Remembering Pope John Paul II


His Holiness Pope John Paul II, born Karol Jozef Wojtyla, (May 18, 1920 … April 2, 2005) was Pope, Bishop of Rome, and head of the Roman Catholic Church from October 16, 1978 until his death.

John Paul II was chosen for the papacy on October 16, 1978, becoming the first non-Italian pope in 455 years and the first of Slavic origin in the history of the Church. He crusaded against communism, unbridled capitalism and political oppression. He stood firmly against abortion and defended the Church’s more traditional approach to human sexuality.

His more than 100 trips abroad attracted enormous crowds (among them some of the largest ever assembled in human history). With these trips, John Paul covered a distance far greater than that traveled by all other popes combined. They have been seen as an outward sign of the efforts at global bridge-building between nations and between religions that have been central to his pontificate.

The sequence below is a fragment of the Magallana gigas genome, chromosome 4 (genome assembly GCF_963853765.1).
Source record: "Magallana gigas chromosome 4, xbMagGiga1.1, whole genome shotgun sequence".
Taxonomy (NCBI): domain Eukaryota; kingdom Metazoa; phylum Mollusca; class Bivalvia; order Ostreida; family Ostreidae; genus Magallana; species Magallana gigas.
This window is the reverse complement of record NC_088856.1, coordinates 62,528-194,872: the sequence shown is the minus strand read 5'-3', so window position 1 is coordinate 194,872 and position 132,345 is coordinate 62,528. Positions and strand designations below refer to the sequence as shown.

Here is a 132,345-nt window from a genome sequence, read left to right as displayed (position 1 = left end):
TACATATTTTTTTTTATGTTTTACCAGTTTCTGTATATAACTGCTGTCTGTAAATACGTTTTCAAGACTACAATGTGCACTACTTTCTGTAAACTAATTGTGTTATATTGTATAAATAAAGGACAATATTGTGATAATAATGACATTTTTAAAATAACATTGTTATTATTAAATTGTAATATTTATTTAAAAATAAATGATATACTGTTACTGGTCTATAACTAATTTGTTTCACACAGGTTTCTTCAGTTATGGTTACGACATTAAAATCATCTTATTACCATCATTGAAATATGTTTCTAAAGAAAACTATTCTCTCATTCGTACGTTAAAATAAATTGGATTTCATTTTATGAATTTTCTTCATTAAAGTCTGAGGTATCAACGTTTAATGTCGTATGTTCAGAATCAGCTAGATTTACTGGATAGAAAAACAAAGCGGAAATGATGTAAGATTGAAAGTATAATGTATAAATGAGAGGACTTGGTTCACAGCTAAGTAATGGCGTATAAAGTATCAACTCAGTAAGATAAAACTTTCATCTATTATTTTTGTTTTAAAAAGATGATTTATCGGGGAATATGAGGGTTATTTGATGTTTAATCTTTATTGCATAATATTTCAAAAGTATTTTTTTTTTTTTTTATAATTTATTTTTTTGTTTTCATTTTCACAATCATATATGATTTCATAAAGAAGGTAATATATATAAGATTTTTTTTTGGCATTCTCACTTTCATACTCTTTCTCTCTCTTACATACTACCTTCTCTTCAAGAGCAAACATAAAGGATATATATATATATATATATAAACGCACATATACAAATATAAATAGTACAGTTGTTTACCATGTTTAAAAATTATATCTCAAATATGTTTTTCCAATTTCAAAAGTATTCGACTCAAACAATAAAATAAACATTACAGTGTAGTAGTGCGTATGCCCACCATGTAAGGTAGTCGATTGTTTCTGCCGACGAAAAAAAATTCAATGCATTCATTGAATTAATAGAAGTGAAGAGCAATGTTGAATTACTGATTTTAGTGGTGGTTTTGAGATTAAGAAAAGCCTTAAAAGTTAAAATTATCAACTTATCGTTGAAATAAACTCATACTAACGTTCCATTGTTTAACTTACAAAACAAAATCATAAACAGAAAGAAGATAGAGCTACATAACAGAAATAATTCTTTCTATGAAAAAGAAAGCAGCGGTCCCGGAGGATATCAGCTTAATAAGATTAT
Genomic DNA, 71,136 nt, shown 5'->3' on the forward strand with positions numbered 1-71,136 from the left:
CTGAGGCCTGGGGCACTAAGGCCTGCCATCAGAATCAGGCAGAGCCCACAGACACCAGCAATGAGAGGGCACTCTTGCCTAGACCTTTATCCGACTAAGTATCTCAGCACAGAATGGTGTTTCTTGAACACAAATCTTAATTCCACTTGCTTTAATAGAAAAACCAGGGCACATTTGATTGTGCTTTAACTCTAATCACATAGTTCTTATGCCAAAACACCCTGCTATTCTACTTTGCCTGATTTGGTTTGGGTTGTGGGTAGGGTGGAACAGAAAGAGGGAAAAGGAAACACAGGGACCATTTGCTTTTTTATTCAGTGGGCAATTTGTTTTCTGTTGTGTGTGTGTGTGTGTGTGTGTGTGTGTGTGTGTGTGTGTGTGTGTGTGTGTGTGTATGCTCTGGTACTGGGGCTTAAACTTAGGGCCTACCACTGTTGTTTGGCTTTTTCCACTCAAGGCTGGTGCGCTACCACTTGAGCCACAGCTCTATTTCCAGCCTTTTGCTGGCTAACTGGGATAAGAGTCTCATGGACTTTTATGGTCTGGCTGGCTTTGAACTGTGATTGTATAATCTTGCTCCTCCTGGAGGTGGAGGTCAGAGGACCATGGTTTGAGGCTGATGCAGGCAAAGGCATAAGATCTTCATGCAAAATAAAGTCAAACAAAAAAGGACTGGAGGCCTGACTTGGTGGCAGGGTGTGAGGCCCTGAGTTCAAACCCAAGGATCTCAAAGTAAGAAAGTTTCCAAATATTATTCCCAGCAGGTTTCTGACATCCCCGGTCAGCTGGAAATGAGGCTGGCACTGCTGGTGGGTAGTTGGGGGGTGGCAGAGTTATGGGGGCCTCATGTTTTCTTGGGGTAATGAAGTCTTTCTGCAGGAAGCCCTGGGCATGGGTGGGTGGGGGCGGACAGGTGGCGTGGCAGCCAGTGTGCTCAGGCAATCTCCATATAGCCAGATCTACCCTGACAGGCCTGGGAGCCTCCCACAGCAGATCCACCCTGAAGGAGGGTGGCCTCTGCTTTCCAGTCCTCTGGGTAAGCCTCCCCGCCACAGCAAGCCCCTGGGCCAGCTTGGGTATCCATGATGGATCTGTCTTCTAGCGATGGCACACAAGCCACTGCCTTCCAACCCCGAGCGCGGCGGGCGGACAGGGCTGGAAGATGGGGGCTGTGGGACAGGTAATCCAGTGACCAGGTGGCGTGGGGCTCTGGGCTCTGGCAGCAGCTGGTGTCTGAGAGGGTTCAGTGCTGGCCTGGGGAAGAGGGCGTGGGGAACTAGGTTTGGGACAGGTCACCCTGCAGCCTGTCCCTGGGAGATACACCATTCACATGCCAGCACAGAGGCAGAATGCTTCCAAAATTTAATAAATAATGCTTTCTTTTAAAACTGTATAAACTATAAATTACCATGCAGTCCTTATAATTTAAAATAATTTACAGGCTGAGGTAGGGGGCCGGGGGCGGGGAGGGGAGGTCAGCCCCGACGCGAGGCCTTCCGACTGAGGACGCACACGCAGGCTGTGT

Pope John Paul II beatified and canonized far more persons than any previous pope. It is reported that as of October 2004, he had beatified 1,340 people. Whether he had canonized more saints than all his predecessors put together, as is sometimes claimed, is difficult to prove, as the records of many early canonizations are incomplete, missing or inaccurate.

On March 14, 2004, his pontificate overtook Leo XIII’s as the third-longest pontificate in the history of the Papacy (after Pius IX and St Peter). The length of his reign is in marked contrast with that of his predecessor Pope John Paul I, who died suddenly after only 33 days in office (and in whose memory John Paul II named himself).

Pope John Paul II died after a long fight against Parkinson’s Disease, amongst other illnesses, on April 2, 2005. His funeral is expected to take place on Wednesday April 6, 2005. His last message was to the youth and the young people around the world, he said “I came for you, now it’s you who have come to me. I thank you”. He died on the first Shabbat after Easter Sunday.

— from Wikipedia, the free-content encyclopedia.
You can read more at: